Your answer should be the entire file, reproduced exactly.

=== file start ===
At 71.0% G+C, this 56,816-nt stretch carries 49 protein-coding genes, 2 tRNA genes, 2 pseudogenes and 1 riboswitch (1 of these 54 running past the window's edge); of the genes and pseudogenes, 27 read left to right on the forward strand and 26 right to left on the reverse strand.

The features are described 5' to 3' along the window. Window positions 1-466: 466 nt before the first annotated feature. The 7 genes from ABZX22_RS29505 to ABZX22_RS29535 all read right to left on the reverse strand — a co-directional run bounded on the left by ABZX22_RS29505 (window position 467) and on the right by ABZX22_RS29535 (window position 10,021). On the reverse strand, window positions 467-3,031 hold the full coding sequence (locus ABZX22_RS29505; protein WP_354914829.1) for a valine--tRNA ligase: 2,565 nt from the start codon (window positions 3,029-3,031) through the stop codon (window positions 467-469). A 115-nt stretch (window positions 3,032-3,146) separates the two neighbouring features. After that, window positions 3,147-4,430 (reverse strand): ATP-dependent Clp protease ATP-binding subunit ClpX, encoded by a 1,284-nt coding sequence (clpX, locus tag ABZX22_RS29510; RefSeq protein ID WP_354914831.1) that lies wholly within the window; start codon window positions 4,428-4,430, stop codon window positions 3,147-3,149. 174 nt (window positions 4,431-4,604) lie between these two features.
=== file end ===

At 71.0% G+C, this 56,816-nt stretch carries 49 protein-coding genes, 2 tRNA genes, 2 pseudogenes and 1 riboswitch (1 of these 54 running past the window's edge); of the genes and pseudogenes, 27 read left to right on the forward strand and 26 right to left on the reverse strand.

The features are described 5' to 3' along the window. Window positions 1-466: 466 nt before the first annotated feature. The 7 genes from ABZX22_RS29505 to ABZX22_RS29535 all read right to left on the reverse strand — a co-directional run bounded on the left by ABZX22_RS29505 (window position 467) and on the right by ABZX22_RS29535 (window position 10,021). On the reverse strand, window positions 467-3,031 hold the full coding sequence (locus ABZX22_RS29505; protein WP_354914829.1) for a valine--tRNA ligase: 2,565 nt from the start codon (window positions 3,029-3,031) through the stop codon (window positions 467-469). A 115-nt stretch (window positions 3,032-3,146) separates the two neighbouring features. After that, window positions 3,147-4,430 (reverse strand): ATP-dependent Clp protease ATP-binding subunit ClpX, encoded by a 1,284-nt coding sequence (clpX, locus tag ABZX22_RS29510; RefSeq protein ID WP_354914831.1) that lies wholly within the window; start codon window positions 4,428-4,430, stop codon window positions 3,147-3,149. 174 nt (window positions 4,431-4,604) lie between these two features.